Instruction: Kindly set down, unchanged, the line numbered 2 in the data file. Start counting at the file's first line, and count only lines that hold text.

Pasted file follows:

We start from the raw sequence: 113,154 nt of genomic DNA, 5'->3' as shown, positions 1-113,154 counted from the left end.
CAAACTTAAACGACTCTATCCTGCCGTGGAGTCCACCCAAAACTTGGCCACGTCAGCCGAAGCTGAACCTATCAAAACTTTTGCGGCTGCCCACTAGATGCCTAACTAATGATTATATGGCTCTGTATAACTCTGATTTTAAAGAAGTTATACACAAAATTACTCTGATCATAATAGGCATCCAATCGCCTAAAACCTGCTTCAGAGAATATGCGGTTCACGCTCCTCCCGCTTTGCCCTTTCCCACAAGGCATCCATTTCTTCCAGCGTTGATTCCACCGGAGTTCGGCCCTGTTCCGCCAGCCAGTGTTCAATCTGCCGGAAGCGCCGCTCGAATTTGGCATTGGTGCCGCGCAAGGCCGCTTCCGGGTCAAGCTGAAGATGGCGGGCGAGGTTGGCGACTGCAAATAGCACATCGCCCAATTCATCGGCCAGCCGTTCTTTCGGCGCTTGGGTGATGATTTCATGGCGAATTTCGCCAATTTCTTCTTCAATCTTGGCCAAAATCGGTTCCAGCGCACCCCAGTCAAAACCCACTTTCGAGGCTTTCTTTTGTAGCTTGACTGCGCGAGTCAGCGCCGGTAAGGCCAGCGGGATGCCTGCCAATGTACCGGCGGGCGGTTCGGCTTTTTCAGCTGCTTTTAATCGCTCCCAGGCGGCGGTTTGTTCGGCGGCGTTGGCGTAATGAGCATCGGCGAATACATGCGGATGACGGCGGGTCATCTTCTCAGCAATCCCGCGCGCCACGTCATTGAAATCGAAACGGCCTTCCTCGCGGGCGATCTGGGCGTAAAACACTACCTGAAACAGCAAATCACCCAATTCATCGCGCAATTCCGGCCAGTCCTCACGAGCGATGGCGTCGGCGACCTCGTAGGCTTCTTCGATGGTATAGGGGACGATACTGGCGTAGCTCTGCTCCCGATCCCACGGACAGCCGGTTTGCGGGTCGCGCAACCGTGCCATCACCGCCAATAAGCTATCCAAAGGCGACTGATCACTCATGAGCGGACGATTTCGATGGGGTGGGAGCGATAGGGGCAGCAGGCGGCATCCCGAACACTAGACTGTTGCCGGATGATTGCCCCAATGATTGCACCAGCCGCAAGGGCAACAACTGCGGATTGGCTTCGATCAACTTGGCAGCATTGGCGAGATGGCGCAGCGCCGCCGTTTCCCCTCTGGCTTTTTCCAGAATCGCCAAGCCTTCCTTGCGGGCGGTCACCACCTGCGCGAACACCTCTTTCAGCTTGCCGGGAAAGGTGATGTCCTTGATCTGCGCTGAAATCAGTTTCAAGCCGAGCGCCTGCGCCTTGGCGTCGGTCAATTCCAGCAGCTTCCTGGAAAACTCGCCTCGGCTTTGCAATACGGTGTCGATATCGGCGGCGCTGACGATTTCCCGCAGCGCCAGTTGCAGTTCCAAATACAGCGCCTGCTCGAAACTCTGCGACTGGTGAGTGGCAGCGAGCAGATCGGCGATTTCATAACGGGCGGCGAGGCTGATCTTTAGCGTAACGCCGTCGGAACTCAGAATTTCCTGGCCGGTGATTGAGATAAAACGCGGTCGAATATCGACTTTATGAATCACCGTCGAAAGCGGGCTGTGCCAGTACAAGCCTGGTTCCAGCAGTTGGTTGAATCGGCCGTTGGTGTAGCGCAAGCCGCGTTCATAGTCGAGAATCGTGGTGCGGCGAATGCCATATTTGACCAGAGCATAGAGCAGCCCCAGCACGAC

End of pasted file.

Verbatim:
CAAACTTAAACGACTCTATCCTGCCGTGGAGTCCACCCAAAACTTGGCCACGTCAGCCGAAGCTGAACCTATCAAAACTTTTGCGGCTGCCCACTAGATGCCTAACTAATGATTATATGGCTCTGTATAACTCTGATTTTAAAGAAGTTATACACAAAATTACTCTGATCATAATAGGCATCCAATCGCCTAAAACCTGCTTCAGAGAATATGCGGTTCACGCTCCTCCCGCTTTGCCCTTTCCCACAAGGCATCCATTTCTTCCAGCGTTGATTCCACCGGAGTTCGGCCCTGTTCCGCCAGCCAGTGTTCAATCTGCCGGAAGCGCCGCTCGAATTTGGCATTGGTGCCGCGCAAGGCCGCTTCCGGGTCAAGCTGAAGATGGCGGGCGAGGTTGGCGACTGCAAATAGCACATCGCCCAATTCATCGGCCAGCCGTTCTTTCGGCGCTTGGGTGATGATTTCATGGCGAATTTCGCCAATTTCTTCTTCAATCTTGGCCAAAATCGGTTCCAGCGCACCCCAGTCAAAACCCACTTTCGAGGCTTTCTTTTGTAGCTTGACTGCGCGAGTCAGCGCCGGTAAGGCCAGCGGGATGCCTGCCAATGTACCGGCGGGCGGTTCGGCTTTTTCAGCTGCTTTTAATCGCTCCCAGGCGGCGGTTTGTTCGGCGGCGTTGGCGTAATGAGCATCGGCGAATACATGCGGATGACGGCGGGTCATCTTCTCAGCAATCCCGCGCGCCACGTCATTGAAATCGAAACGGCCTTCCTCGCGGGCGATCTGGGCGTAAAACACTACCTGAAACAGCAAATCACCCAATTCATCGCGCAATTCCGGCCAGTCCTCACGAGCGATGGCGTCGGCGACCTCGTAGGCTTCTTCGATGGTATAGGGGACGATACTGGCGTAGCTCTGCTCCCGATCCCACGGACAGCCGGTTTGCGGGTCGCGCAACCGTGCCATCACCGCCAATAAGCTATCCAAAGGCGACTGATCACTCATGAGCGGACGATTTCGATGGGGTGGGAGCGATAGGGGCAGCAGGCGGCATCCCGAACACTAGACTGTTGCCGGATGATTGCCCCAATGATTGCACCAGCCGCAAGGGCAACAACTGCGGATTGGCTTCGATCAACTTGGCAGCATTGGCGAGATGGCGCAGCGCCGCCGTTTCCCCTCTGGCTTTTTCCAGAATCGCCAAGCCTTCCTTGCGGGCGGTCACCACCTGCGCGAACACCTCTTTCAGCTTGCCGGGAAAGGTGATGTCCTTGATCTGCGCTGAAATCAGTTTCAAGCCGAGCGCCTGCGCCTTGGCGTCGGTCAATTCCAGCAGCTTCCTGGAAAACTCGCCTCGGCTTTGCAATACGGTGTCGATATCGGCGGCGCTGACGATTTCCCGCAGCGCCAGTTGCAGTTCCAAATACAGCGCCTGCTCGAAACTCTGCGACTGGTGAGTGGCAGCGAGCAGATCGGCGATTTCATAACGGGCGGCGAGGCTGATCTTTAGCGTAACGCCGTCGGAACTCAGAATTTCCTGGCCGGTGATTGAGATAAAACGCGGTCGAATATCGACTTTATGAATCACCGTCGAAAGCGGGCTGTGCCAGTACAAGCCTGGTTCCAGCAGTTGGTTGAATCGGCCGTTGGTGTAGCGCAAGCCGCGTTCATAGTCGAGAATCGTGGTGCGGCGAATGCCATATTTGACCAGAGCATAGAGCAGCCCCAGCACGAC